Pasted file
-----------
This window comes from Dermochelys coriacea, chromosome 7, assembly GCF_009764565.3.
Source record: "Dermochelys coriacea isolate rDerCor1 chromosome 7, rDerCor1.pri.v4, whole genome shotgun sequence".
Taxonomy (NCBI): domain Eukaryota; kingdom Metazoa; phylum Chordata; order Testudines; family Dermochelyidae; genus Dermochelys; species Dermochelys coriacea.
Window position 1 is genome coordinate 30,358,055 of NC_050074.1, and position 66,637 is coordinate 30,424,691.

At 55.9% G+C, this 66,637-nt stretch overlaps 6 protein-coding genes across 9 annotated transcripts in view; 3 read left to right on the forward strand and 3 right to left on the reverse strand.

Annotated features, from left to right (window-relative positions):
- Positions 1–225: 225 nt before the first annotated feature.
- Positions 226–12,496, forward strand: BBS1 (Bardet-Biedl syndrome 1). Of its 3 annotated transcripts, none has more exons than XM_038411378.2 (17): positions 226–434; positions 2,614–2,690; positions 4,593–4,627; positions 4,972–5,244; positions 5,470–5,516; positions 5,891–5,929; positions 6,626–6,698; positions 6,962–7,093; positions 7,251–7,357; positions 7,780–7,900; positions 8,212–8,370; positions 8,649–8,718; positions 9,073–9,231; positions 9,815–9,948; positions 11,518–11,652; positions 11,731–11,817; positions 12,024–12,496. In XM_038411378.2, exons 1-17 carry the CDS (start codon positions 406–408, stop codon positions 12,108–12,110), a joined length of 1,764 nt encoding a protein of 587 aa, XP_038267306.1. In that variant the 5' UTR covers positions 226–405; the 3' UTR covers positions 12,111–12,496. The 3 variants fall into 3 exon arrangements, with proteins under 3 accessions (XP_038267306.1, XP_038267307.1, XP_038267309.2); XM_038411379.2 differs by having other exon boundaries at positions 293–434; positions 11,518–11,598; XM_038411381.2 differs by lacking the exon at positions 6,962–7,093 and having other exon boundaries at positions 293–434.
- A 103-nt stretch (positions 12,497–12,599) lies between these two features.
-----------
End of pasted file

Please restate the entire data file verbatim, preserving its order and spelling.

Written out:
This window comes from Dermochelys coriacea, chromosome 7, assembly GCF_009764565.3.
Source record: "Dermochelys coriacea isolate rDerCor1 chromosome 7, rDerCor1.pri.v4, whole genome shotgun sequence".
Taxonomy (NCBI): domain Eukaryota; kingdom Metazoa; phylum Chordata; order Testudines; family Dermochelyidae; genus Dermochelys; species Dermochelys coriacea.
Window position 1 is genome coordinate 30,358,055 of NC_050074.1, and position 66,637 is coordinate 30,424,691.

At 55.9% G+C, this 66,637-nt stretch overlaps 6 protein-coding genes across 9 annotated transcripts in view; 3 read left to right on the forward strand and 3 right to left on the reverse strand.

Annotated features, from left to right (window-relative positions):
- Positions 1–225: 225 nt before the first annotated feature.
- Positions 226–12,496, forward strand: BBS1 (Bardet-Biedl syndrome 1). Of its 3 annotated transcripts, none has more exons than XM_038411378.2 (17): positions 226–434; positions 2,614–2,690; positions 4,593–4,627; positions 4,972–5,244; positions 5,470–5,516; positions 5,891–5,929; positions 6,626–6,698; positions 6,962–7,093; positions 7,251–7,357; positions 7,780–7,900; positions 8,212–8,370; positions 8,649–8,718; positions 9,073–9,231; positions 9,815–9,948; positions 11,518–11,652; positions 11,731–11,817; positions 12,024–12,496. In XM_038411378.2, exons 1-17 carry the CDS (start codon positions 406–408, stop codon positions 12,108–12,110), a joined length of 1,764 nt encoding a protein of 587 aa, XP_038267306.1. In that variant the 5' UTR covers positions 226–405; the 3' UTR covers positions 12,111–12,496. The 3 variants fall into 3 exon arrangements, with proteins under 3 accessions (XP_038267306.1, XP_038267307.1, XP_038267309.2); XM_038411379.2 differs by having other exon boundaries at positions 293–434; positions 11,518–11,598; XM_038411381.2 differs by lacking the exon at positions 6,962–7,093 and having other exon boundaries at positions 293–434.
- A 103-nt stretch (positions 12,497–12,599) lies between these two features.